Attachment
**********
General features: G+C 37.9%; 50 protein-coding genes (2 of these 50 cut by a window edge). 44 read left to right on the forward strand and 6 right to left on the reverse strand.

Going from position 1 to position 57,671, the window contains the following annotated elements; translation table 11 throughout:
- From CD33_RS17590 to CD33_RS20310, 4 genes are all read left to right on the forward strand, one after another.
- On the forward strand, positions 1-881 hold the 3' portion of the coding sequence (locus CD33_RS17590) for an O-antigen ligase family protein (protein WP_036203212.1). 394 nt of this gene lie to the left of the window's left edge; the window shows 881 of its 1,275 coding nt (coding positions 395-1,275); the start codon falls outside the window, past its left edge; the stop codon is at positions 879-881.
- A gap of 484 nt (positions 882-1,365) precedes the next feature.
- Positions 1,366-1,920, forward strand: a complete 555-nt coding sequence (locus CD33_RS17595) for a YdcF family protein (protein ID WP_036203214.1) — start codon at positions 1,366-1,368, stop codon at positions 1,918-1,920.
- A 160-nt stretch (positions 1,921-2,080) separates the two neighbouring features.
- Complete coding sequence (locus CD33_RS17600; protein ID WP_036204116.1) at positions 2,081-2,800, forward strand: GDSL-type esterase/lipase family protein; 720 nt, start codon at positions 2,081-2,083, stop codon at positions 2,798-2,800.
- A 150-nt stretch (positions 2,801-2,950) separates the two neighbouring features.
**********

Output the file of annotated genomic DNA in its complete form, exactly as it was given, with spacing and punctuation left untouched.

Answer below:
General features: G+C 37.9%; 50 protein-coding genes (2 of these 50 cut by a window edge). 44 read left to right on the forward strand and 6 right to left on the reverse strand.

Going from position 1 to position 57,671, the window contains the following annotated elements; translation table 11 throughout:
- From CD33_RS17590 to CD33_RS20310, 4 genes are all read left to right on the forward strand, one after another.
- On the forward strand, positions 1-881 hold the 3' portion of the coding sequence (locus CD33_RS17590) for an O-antigen ligase family protein (protein WP_036203212.1). 394 nt of this gene lie to the left of the window's left edge; the window shows 881 of its 1,275 coding nt (coding positions 395-1,275); the start codon falls outside the window, past its left edge; the stop codon is at positions 879-881.
- A gap of 484 nt (positions 882-1,365) precedes the next feature.
- Positions 1,366-1,920, forward strand: a complete 555-nt coding sequence (locus CD33_RS17595) for a YdcF family protein (protein ID WP_036203214.1) — start codon at positions 1,366-1,368, stop codon at positions 1,918-1,920.
- A 160-nt stretch (positions 1,921-2,080) separates the two neighbouring features.
- Complete coding sequence (locus CD33_RS17600; protein ID WP_036204116.1) at positions 2,081-2,800, forward strand: GDSL-type esterase/lipase family protein; 720 nt, start codon at positions 2,081-2,083, stop codon at positions 2,798-2,800.
- A 150-nt stretch (positions 2,801-2,950) separates the two neighbouring features.